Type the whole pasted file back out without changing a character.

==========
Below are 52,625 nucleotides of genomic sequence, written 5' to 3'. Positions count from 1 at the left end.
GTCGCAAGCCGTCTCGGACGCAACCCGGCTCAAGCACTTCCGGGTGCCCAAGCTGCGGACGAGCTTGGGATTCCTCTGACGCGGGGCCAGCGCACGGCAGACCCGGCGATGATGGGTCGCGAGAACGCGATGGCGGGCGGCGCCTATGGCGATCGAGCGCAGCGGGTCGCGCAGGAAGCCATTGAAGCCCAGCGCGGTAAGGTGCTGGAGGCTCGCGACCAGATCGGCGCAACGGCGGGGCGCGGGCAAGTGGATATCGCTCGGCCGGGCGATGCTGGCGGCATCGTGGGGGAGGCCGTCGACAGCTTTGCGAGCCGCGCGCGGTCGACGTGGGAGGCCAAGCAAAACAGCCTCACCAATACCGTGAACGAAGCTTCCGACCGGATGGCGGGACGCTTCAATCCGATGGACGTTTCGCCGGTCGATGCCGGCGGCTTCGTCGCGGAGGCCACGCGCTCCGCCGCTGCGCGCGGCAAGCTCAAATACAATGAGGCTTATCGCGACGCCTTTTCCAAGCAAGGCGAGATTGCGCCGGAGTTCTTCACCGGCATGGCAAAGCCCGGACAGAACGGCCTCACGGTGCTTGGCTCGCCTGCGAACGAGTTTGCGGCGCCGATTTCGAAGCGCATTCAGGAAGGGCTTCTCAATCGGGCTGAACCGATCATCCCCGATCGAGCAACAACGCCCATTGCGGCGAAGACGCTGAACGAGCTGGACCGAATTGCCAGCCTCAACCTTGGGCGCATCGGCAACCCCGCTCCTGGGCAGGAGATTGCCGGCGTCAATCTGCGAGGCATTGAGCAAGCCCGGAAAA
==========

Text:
Below are 52,625 nucleotides of genomic sequence, written 5' to 3'. Positions count from 1 at the left end.
GTCGCAAGCCGTCTCGGACGCAACCCGGCTCAAGCACTTCCGGGTGCCCAAGCTGCGGACGAGCTTGGGATTCCTCTGACGCGGGGCCAGCGCACGGCAGACCCGGCGATGATGGGTCGCGAGAACGCGATGGCGGGCGGCGCCTATGGCGATCGAGCGCAGCGGGTCGCGCAGGAAGCCATTGAAGCCCAGCGCGGTAAGGTGCTGGAGGCTCGCGACCAGATCGGCGCAACGGCGGGGCGCGGGCAAGTGGATATCGCTCGGCCGGGCGATGCTGGCGGCATCGTGGGGGAGGCCGTCGACAGCTTTGCGAGCCGCGCGCGGTCGACGTGGGAGGCCAAGCAAAACAGCCTCACCAATACCGTGAACGAAGCTTCCGACCGGATGGCGGGACGCTTCAATCCGATGGACGTTTCGCCGGTCGATGCCGGCGGCTTCGTCGCGGAGGCCACGCGCTCCGCCGCTGCGCGCGGCAAGCTCAAATACAATGAGGCTTATCGCGACGCCTTTTCCAAGCAAGGCGAGATTGCGCCGGAGTTCTTCACCGGCATGGCAAAGCCCGGACAGAACGGCCTCACGGTGCTTGGCTCGCCTGCGAACGAGTTTGCGGCGCCGATTTCGAAGCGCATTCAGGAAGGGCTTCTCAATCGGGCTGAACCGATCATCCCCGATCGAGCAACAACGCCCATTGCGGCGAAGACGCTGAACGAGCTGGACCGAATTGCCAGCCTCAACCTTGGGCGCATCGGCAACCCCGCTCCTGGGCAGGAGATTGCCGGCGTCAATCTGCGAGGCATTGAGCAAGCCCGGAAAA